October 06, 2016
(++++) THE VOICE IS THE THING
The King’s Singers Christmas Songbook. Signum Classics. $17.99.
Michael Nyman: The Man Who Mistook His Wife for a Hat. Matthew Treviño, bass; Rebecca Sjöwall, soprano; Ryan MacPherson, tenor; Nashville Opera conducted by Dean Williamson. Naxos. $12.99.
Maximilian Steinberg: Passion Week. The Clarion Choir conducted by Steven Fox. Naxos. $12.99.
Heaven and Earth—A Duke Ellington Songbook. Danielle Talamantes, vocals; Henry Dehlinger, piano. MSR Classics. $12.95.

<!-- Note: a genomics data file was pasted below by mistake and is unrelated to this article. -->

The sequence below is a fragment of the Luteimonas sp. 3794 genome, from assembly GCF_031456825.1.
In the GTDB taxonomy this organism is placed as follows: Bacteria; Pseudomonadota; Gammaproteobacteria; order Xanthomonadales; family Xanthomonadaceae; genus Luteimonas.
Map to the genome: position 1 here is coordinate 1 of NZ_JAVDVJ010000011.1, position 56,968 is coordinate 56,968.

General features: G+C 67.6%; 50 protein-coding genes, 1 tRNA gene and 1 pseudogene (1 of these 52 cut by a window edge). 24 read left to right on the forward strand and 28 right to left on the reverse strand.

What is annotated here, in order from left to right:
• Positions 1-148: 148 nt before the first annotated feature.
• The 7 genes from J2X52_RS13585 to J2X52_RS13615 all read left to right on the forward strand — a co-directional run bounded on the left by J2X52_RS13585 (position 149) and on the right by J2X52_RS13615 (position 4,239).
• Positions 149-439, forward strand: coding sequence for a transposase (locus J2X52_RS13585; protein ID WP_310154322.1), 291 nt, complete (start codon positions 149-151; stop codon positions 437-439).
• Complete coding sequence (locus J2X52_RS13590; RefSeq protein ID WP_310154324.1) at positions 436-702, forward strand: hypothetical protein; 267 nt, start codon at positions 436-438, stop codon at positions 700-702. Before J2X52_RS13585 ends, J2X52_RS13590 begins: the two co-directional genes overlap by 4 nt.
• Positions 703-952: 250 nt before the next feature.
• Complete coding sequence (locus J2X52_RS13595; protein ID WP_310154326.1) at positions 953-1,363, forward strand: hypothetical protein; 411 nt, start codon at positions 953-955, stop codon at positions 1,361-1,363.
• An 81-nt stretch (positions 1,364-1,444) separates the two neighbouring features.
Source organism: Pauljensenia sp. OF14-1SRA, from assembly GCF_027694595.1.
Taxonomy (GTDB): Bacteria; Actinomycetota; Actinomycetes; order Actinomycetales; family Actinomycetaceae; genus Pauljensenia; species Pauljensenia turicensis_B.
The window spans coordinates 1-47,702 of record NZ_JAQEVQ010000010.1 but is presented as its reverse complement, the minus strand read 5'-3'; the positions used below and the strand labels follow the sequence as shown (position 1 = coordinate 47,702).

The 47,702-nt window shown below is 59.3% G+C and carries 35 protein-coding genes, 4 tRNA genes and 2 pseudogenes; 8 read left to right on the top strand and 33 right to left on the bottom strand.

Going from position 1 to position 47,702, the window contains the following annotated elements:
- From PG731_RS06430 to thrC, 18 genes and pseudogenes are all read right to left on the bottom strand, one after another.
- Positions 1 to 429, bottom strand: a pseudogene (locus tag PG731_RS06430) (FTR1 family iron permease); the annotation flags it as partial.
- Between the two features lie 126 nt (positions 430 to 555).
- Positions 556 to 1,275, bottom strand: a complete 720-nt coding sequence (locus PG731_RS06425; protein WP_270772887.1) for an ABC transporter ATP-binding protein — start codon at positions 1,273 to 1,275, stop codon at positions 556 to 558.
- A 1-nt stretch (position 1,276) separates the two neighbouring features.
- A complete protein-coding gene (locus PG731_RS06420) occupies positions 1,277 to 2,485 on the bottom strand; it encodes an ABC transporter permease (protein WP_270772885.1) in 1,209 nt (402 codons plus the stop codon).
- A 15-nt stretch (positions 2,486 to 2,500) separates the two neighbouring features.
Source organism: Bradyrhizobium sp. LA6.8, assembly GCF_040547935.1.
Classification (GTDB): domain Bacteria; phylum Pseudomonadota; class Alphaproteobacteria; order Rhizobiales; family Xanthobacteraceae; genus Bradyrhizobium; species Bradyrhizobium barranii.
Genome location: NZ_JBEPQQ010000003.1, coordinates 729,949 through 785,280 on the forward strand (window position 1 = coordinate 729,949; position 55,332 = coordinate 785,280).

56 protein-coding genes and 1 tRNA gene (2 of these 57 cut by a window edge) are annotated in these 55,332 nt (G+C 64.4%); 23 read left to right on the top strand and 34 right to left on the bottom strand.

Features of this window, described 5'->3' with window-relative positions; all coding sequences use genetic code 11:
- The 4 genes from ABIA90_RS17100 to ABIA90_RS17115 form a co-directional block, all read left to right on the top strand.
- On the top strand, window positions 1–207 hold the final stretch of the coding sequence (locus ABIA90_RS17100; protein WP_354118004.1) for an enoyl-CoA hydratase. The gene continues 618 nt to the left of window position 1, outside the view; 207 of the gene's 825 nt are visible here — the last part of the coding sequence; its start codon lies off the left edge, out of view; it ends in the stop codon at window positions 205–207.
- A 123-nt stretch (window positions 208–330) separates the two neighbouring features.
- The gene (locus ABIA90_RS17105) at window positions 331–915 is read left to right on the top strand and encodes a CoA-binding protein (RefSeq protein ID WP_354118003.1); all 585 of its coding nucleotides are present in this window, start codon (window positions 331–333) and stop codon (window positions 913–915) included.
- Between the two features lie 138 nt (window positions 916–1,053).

Sometimes the sheer vocal quality of a recording is enough to raise it to excellence even when the material being sung is on the thin side. That is the case with the latest King’s Singers CD, a seasonal celebration from Signum Classics that mixes well-known American carols with some from “the other side of the pond.” The result is a blend that, if not quite as seamless as the blending of the singing group itself, is every bit as smooth as a perfectly prepared cup of hot cocoa, and just as warming. This 16-song release is the final recording featuring longtime King’s Singers countertenor David Hurley, whose distinctive voice, high but never shrill, contributed a great deal to the group’s overall sound. But as always, this is a release in which the whole ensemble, not any individual singer, is the focus. The exceptional adaptability of the King’s Singers is shown in the handling here of songs as different as Santa Claus Is Coming to Town and White Christmas, either of which could easily be a throwaway and neither of which is. The group’s beautiful melding is apparent in different ways in numbers such as The First Nowell and Silent Night. Also offered here are It’s Beginning to Look a Lot Like Christmas, Carol of the Bells, It Came Upon the Midnight Clear, Ding Dong! Merrily on High, Sleigh Ride, The Little Boy That Santa Claus Forgot, Winter Wonderland, Have Yourself a Merry Little Christmas, and a curiosity in the form of Frosty vs. Rudolph: The Re-boot. And if We Wish You a Merry Christmas is the inevitable final track here, the British carols In the Bleak Midwinter (well-known to lovers of the music of Gustav Holst, but likely not to Americans in general) and Still, Still, Still provide some unexpected touches in this beautifully presented seasonal compendium. The King’s Singers simply have a way of bringing joy to the world.